Candidates Announce Runs For Windsor House Seats

  • Clayton Paronto

  • John Bartholomew

  • Paul Belaski

Valley News Staff Writer
Published: 5/12/2016 11:44:23 PM
Modified: 5/13/2016 1:25:35 PM

Windsor — A Windsor Selectboard member and local architect are both hoping to replace longtime state Rep. Donna Sweaney in the Vermont House.

Clayton Paronto, a six-year member of the Windsor Selectboard and owner of an online model train business, announced his candidacy as an independent on Tuesday. He is joined in the race by Paul Belaski, a Windsor architect and former zoning administrator, who plans to file his candidacy as a Democrat next week.

State Rep. John Bartholomew, a Hartland Democrat, also plans to run for re-election in the two-seat Windsor 1 district, which represents Windsor, West Windsor and Hartland.

No Republicans have formally announced their intention to run yet, though several local party members were slated to discuss possible candidates on Thursday, said John MacGovern, chairman of the Windsor GOP.

Paronto grew up in Windsor, but took a 20-year hiatus from Vermont to pursue a career as an accountant and then owned a used car dealership in Connecticut. He came back to the Upper Valley 10 years ago to take care of a family member. He soon became a member of the town Budget Committee and joined the Selectboard six years ago.

“I came from a family of community servers,” Paronto, 50, said. “It’s kind of in our blood.”

Paronto’s great-grandfather was Windsor’s representative to the Vermont House in the 1930s, and his mother was a Selectboard member in the 1980s.

He chalks up the decision to run as an independent as part of his personal philosophy, one where his time in the House would be devoted to the district first and state second, rather than political party.

“I don’t want to feel beholden to any political party,” he said, adding his goal is to work alongside those on both sides of the aisle to move Vermont forward.

Paronto said he plans to focus on education in the Legislature, working on ways to better train students.

“The cost to send students to college is enormous and we need to figure out ways to keep our students enrolled in schools that are affordable,” he said.

Paronto believes the state “poorly implemented” Act 46, the new education law that calls for consolidation of school districts. He also describes himself as open to marijuana legalization, but against a recent bill killed in the House.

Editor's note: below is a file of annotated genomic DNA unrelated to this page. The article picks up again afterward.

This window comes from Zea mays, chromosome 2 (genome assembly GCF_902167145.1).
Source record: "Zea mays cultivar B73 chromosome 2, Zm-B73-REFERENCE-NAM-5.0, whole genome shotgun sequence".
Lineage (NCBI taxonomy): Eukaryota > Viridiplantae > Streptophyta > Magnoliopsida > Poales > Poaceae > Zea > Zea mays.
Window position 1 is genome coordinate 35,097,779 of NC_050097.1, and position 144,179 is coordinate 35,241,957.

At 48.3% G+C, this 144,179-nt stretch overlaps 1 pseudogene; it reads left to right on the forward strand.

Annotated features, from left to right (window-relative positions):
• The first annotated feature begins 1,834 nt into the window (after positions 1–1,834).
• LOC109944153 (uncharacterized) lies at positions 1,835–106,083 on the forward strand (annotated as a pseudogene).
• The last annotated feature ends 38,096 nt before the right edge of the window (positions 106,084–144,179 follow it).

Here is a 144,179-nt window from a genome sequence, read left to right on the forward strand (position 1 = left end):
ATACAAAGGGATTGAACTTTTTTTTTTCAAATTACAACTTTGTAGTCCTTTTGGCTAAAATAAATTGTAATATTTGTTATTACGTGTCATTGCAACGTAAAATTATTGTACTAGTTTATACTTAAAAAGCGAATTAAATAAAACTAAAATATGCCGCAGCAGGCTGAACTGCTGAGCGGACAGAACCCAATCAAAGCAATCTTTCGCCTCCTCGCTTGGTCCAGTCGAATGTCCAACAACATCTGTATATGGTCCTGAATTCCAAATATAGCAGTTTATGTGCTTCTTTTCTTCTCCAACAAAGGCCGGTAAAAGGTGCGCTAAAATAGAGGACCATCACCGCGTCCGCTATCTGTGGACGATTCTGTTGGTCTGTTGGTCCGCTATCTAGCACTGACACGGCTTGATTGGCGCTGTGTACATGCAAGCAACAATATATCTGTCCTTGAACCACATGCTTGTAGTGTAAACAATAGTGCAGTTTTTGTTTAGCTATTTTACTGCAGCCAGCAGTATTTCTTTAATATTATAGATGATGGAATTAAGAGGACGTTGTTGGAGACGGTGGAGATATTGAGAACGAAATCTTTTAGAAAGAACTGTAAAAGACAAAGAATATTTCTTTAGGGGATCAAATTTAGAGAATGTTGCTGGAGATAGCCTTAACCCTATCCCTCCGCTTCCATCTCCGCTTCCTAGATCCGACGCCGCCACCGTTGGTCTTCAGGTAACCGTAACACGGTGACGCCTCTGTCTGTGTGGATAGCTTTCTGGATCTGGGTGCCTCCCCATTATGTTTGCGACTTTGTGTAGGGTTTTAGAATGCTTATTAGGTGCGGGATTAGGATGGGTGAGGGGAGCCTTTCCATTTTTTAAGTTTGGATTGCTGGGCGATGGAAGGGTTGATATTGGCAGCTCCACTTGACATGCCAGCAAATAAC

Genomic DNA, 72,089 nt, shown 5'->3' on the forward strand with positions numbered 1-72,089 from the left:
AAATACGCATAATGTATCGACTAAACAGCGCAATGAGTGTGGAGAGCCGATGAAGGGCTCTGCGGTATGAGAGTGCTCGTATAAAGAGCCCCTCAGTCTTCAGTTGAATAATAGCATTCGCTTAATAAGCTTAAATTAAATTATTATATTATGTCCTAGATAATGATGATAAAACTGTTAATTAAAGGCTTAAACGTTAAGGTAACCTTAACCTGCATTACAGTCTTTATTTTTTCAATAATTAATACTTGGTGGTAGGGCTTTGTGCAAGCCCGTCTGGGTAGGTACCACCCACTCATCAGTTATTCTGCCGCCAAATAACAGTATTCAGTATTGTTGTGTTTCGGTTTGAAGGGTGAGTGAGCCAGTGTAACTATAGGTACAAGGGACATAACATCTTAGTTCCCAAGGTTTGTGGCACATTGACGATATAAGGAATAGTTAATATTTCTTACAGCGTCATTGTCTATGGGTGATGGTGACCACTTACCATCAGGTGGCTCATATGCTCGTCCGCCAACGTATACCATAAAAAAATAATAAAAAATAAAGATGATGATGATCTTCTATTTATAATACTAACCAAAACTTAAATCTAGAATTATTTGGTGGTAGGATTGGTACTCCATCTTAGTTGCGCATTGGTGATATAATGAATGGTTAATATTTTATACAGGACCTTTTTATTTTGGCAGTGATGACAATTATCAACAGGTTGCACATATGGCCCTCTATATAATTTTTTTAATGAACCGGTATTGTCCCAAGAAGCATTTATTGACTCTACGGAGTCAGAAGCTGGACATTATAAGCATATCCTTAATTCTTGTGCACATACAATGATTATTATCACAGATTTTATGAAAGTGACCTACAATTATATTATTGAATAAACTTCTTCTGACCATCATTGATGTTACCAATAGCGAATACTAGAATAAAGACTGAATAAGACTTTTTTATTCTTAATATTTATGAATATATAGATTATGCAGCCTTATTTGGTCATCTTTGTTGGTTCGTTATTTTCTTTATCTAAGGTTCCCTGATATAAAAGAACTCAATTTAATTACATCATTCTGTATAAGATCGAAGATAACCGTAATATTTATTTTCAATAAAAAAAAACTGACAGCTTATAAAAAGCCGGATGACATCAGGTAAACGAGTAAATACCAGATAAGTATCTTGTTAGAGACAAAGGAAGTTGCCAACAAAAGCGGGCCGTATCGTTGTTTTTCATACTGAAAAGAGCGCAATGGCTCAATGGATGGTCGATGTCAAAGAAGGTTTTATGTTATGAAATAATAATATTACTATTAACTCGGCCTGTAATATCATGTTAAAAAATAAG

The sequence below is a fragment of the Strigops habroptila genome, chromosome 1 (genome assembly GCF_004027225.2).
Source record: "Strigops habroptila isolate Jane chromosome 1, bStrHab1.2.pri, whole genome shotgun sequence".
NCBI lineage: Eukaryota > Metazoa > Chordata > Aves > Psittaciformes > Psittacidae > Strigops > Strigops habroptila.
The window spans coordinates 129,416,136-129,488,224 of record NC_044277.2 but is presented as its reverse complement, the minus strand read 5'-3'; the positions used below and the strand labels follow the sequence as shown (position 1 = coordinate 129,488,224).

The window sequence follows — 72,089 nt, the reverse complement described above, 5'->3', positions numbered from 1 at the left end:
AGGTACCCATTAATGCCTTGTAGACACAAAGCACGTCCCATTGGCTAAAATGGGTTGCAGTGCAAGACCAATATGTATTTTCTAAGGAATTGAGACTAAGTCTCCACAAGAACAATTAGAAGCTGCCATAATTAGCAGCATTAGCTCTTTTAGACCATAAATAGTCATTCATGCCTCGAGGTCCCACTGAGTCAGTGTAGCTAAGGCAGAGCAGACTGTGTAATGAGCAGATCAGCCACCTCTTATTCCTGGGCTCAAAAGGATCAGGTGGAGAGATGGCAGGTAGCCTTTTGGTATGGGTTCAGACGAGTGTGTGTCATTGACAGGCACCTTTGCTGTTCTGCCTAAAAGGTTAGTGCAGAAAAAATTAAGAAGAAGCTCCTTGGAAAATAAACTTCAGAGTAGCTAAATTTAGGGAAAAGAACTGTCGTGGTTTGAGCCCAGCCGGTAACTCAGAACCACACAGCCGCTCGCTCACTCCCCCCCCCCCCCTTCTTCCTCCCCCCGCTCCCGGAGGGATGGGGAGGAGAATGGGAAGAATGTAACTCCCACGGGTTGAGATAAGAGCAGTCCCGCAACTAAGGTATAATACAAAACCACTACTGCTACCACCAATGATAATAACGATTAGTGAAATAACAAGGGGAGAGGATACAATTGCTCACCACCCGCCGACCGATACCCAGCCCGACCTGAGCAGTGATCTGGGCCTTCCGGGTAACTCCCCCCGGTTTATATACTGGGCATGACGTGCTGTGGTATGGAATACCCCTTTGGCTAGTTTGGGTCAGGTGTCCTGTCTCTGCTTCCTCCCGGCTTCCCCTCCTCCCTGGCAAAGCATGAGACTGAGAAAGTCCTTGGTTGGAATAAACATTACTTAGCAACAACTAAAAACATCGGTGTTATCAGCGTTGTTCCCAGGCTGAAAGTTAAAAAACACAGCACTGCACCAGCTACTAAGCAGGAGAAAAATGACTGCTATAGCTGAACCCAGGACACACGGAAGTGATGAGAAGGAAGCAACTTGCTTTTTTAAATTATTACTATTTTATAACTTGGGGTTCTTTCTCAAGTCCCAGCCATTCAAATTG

The House defeated a proposal earlier this month from the Senate that would have legalized marijuana sales by 2018. It also killed a proposal for a non-binding referendum on legalization and a compromise to decriminalize homegrown pot, according to VtDigger.

Belaski, 65, has lived in Windsor his entire life. The architect and former town zoning administrator is also chairman of the town’s Democratic Committee.

When he heard Sweaney would be retiring, he thought it would be important to step up and run to retain the House’s Democratic majority.

“Being a native Vermonter, I’ve always had a strong feeling that Vermont’s a pretty nice place to live, and I want to make sure it stays that way,” he said.

Belaski said he hopes to tackle issues such as employment, housing and trying to stem the tide of young people leaving Vermont while in the Legislature.

He’s in favor of marijuana legalization, but is concerned past bills didn’t properly address how to enforce drugged driving.

“I’m not sure if there is an answer to that yet,” he said.

Belaski also said that treatment is an important component of fighting New England’s heroin epidemic, rather than criminally charging addicts.

Bartholomew said he’s most proud of legislation requiring the labeling of genetically modified organisms and pushing for a suicide barrier at Quechee Gorge during his time in the House.

The 61-year-old Bartholomew, a retired veterinarian, sits on the House Committee on Agriculture and Forest Products and said it’s taught him “how innovative farmers are in Vermont.”

He also hopes to continue fighting for education and to reform Act 46.

“I didn’t understand why it was so critical,” he said of the law.

Although the law is meant to address rising property taxes, Bartholomew hasn’t seen a lot of money saved.

“Obviously we don’t want to waste money, but educating children is important,” he said.

Bartholomew also supported the Senate marijuana legalization bill. He initially struggled with the arguments for and against.

“All the arguments on both sides are largely irrelevant because prohibition never worked and will never work,” he said.

Both Belaski and Bartholomew will be on the Democratic primary ballot in August. Paronto will automatically move onto the general election ballot in November because he’s running as an independent.

Tim Camerato can be reached at or 603-727-3223.

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